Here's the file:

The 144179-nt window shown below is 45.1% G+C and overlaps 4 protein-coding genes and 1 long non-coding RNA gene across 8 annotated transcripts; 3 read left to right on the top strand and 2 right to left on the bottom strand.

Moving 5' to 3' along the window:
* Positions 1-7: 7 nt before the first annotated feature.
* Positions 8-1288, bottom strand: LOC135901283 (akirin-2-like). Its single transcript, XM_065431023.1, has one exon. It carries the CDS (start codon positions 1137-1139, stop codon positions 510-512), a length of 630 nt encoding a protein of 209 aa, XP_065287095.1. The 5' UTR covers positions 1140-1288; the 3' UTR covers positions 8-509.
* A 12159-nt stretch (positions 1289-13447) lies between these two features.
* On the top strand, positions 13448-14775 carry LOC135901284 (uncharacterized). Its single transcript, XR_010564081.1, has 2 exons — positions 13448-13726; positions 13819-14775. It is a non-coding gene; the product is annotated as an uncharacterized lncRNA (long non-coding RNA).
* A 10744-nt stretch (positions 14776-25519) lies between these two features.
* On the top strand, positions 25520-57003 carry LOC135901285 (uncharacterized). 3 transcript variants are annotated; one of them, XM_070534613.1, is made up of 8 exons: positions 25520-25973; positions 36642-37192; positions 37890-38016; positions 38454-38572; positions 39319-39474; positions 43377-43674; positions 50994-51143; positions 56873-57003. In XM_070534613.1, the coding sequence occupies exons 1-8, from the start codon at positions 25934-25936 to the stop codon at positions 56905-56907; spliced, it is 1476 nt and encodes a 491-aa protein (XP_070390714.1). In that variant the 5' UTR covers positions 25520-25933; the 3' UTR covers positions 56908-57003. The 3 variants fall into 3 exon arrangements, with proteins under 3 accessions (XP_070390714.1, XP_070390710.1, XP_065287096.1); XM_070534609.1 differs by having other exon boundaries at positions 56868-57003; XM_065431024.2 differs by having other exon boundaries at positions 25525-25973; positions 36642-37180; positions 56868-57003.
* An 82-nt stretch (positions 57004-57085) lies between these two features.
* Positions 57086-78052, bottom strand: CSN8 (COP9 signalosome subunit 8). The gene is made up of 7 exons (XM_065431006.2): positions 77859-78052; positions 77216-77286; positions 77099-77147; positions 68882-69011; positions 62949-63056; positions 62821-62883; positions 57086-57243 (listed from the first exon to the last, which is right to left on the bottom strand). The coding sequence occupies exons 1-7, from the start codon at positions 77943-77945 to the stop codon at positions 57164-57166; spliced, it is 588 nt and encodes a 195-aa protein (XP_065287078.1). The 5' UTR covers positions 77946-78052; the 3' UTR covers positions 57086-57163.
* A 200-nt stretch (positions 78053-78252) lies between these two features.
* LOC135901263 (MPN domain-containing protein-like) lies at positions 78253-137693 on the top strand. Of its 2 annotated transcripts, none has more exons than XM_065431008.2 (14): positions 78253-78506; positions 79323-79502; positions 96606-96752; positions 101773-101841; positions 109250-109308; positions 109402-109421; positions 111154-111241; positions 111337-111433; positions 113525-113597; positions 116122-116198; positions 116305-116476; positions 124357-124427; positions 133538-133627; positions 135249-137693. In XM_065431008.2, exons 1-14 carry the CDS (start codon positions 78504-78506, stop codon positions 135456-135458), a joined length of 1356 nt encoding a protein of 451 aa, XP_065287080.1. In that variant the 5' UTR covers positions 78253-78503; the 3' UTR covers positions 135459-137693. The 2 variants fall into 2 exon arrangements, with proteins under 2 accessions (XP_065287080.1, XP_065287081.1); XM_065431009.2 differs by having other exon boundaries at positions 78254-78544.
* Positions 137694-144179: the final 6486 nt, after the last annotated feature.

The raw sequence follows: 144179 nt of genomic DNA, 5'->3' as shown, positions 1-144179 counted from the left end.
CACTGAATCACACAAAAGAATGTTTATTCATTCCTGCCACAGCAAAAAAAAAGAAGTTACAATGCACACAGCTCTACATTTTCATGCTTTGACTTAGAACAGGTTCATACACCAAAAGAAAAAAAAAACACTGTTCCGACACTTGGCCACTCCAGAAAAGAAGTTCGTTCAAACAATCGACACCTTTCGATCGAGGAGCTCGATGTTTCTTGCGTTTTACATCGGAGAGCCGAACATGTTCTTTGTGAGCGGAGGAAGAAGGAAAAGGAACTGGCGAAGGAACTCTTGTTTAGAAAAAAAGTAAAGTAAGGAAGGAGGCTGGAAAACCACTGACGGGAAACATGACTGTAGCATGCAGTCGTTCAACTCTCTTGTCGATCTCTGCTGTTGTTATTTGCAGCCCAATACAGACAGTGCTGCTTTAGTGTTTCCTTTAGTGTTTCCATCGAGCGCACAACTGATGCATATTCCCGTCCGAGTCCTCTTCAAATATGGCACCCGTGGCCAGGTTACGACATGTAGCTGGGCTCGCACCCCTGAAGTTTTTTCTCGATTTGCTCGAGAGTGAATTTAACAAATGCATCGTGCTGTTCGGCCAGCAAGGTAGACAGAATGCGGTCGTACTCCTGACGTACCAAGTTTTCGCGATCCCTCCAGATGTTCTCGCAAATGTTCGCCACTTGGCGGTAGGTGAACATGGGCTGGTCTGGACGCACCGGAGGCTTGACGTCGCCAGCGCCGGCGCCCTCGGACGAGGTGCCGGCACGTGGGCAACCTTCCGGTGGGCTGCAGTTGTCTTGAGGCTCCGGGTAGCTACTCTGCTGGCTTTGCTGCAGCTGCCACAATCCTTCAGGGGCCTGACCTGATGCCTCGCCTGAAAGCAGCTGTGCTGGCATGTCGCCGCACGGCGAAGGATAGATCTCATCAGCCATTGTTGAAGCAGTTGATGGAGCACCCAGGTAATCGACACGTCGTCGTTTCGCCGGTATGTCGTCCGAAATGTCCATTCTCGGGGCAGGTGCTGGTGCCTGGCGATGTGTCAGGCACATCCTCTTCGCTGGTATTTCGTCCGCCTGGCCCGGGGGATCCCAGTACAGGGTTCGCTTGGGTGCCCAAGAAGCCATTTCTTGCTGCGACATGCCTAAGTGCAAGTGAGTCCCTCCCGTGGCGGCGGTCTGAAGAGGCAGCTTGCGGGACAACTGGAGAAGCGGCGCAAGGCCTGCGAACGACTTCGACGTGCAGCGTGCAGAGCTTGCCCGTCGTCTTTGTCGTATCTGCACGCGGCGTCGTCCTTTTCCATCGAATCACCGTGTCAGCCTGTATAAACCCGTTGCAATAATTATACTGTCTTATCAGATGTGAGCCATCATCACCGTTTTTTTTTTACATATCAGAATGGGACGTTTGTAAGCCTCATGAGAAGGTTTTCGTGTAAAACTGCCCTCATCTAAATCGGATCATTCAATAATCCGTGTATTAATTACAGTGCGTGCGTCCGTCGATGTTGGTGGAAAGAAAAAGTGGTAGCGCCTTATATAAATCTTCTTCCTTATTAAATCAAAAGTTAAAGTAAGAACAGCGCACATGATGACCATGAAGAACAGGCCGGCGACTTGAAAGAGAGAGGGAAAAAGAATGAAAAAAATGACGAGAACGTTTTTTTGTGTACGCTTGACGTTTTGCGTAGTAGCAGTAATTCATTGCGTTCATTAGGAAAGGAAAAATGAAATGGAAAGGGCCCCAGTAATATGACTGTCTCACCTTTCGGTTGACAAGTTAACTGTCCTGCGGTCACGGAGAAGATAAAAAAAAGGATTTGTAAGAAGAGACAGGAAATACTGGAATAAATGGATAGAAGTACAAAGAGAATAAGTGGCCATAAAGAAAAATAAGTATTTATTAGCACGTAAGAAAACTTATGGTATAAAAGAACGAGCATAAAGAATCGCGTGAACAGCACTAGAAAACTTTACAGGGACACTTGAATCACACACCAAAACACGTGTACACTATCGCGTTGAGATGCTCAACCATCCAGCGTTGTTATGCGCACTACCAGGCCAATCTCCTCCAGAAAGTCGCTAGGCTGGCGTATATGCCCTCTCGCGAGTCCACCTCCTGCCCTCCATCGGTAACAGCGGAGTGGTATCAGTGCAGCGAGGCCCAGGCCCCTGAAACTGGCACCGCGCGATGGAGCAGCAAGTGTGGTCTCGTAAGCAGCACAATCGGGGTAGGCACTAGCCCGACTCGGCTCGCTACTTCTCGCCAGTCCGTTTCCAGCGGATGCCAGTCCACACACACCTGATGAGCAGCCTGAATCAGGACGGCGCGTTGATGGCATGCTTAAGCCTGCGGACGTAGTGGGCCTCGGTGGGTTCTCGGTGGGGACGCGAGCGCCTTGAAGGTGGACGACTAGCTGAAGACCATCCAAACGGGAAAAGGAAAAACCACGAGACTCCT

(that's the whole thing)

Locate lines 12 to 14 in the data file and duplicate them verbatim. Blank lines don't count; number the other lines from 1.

* LOC135901263 (MPN domain-containing protein-like) lies at positions 78253-137693 on the top strand. Of its 2 annotated transcripts, none has more exons than XM_065431008.2 (14): positions 78253-78506; positions 79323-79502; positions 96606-96752; positions 101773-101841; positions 109250-109308; positions 109402-109421; positions 111154-111241; positions 111337-111433; positions 113525-113597; positions 116122-116198; positions 116305-116476; positions 124357-124427; positions 133538-133627; positions 135249-137693. In XM_065431008.2, exons 1-14 carry the CDS (start codon positions 78504-78506, stop codon positions 135456-135458), a joined length of 1356 nt encoding a protein of 451 aa, XP_065287080.1. In that variant the 5' UTR covers positions 78253-78503; the 3' UTR covers positions 135459-137693. The 2 variants fall into 2 exon arrangements, with proteins under 2 accessions (XP_065287080.1, XP_065287081.1); XM_065431009.2 differs by having other exon boundaries at positions 78254-78544.
* Positions 137694-144179: the final 6486 nt, after the last annotated feature.

The raw sequence follows: 144179 nt of genomic DNA, 5'->3' as shown, positions 1-144179 counted from the left end.